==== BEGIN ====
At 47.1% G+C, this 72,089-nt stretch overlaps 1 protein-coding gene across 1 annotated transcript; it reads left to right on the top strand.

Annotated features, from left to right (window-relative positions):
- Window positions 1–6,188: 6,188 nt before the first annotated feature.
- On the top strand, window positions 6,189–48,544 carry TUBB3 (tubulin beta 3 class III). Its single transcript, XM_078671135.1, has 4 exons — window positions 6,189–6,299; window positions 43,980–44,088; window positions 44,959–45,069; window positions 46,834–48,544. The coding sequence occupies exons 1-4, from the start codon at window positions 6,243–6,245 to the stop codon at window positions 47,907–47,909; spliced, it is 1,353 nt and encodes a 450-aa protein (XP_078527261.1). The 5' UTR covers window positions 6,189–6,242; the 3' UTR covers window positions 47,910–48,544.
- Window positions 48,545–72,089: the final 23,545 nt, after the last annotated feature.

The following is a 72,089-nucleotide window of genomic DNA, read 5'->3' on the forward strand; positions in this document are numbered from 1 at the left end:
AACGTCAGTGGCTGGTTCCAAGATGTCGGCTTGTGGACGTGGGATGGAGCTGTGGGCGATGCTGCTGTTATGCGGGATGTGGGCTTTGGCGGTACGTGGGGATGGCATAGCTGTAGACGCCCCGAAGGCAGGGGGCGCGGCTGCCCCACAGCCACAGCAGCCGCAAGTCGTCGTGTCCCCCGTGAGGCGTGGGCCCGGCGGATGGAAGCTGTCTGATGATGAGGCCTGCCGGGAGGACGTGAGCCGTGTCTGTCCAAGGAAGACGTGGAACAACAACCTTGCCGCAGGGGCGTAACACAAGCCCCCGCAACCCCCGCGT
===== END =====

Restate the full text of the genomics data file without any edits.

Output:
At 47.1% G+C, this 72,089-nt stretch overlaps 1 protein-coding gene across 1 annotated transcript; it reads left to right on the top strand.

Annotated features, from left to right (window-relative positions):
- Window positions 1–6,188: 6,188 nt before the first annotated feature.
- On the top strand, window positions 6,189–48,544 carry TUBB3 (tubulin beta 3 class III). Its single transcript, XM_078671135.1, has 4 exons — window positions 6,189–6,299; window positions 43,980–44,088; window positions 44,959–45,069; window positions 46,834–48,544. The coding sequence occupies exons 1-4, from the start codon at window positions 6,243–6,245 to the stop codon at window positions 47,907–47,909; spliced, it is 1,353 nt and encodes a 450-aa protein (XP_078527261.1). The 5' UTR covers window positions 6,189–6,242; the 3' UTR covers window positions 47,910–48,544.
- Window positions 48,545–72,089: the final 23,545 nt, after the last annotated feature.

The following is a 72,089-nucleotide window of genomic DNA, read 5'->3' on the forward strand; positions in this document are numbered from 1 at the left end:
AACGTCAGTGGCTGGTTCCAAGATGTCGGCTTGTGGACGTGGGATGGAGCTGTGGGCGATGCTGCTGTTATGCGGGATGTGGGCTTTGGCGGTACGTGGGGATGGCATAGCTGTAGACGCCCCGAAGGCAGGGGGCGCGGCTGCCCCACAGCCACAGCAGCCGCAAGTCGTCGTGTCCCCCGTGAGGCGTGGGCCCGGCGGATGGAAGCTGTCTGATGATGAGGCCTGCCGGGAGGACGTGAGCCGTGTCTGTCCAAGGAAGACGTGGAACAACAACCTTGCCGCAGGGGCGTAACACAAGCCCCCGCAACCCCCGCGT